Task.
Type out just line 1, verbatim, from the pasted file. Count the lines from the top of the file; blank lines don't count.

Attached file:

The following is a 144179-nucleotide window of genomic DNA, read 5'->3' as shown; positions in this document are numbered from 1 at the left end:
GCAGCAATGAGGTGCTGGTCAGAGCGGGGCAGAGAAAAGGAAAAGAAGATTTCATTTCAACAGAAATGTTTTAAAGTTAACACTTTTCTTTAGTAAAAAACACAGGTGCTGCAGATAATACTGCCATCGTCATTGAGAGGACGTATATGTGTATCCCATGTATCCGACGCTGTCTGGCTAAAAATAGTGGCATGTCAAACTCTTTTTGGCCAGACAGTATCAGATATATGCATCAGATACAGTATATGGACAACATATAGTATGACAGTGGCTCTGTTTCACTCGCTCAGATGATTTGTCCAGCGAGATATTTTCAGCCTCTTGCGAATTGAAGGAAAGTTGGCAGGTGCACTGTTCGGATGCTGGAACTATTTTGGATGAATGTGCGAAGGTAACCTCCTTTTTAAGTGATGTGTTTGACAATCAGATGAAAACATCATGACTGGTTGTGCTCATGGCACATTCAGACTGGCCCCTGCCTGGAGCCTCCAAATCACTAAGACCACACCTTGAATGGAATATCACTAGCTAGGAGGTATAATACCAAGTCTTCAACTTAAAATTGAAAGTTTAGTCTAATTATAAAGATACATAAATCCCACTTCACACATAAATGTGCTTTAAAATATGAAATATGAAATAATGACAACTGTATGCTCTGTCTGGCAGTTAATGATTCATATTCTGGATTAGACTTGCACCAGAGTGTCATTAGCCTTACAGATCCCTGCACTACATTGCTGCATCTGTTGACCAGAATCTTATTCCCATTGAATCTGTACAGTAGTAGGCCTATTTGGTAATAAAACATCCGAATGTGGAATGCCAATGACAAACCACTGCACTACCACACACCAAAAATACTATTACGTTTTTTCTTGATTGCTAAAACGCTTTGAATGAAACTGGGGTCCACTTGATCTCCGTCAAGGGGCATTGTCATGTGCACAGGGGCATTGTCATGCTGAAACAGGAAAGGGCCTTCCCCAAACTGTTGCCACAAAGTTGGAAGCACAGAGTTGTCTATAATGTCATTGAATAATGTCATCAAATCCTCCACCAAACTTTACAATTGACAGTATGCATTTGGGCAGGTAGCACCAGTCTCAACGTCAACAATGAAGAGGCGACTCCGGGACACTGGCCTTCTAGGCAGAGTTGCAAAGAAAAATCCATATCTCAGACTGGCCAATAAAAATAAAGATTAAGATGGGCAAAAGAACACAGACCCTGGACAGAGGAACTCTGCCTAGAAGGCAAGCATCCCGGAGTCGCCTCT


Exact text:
The following is a 144179-nucleotide window of genomic DNA, read 5'->3' as shown; positions in this document are numbered from 1 at the left end: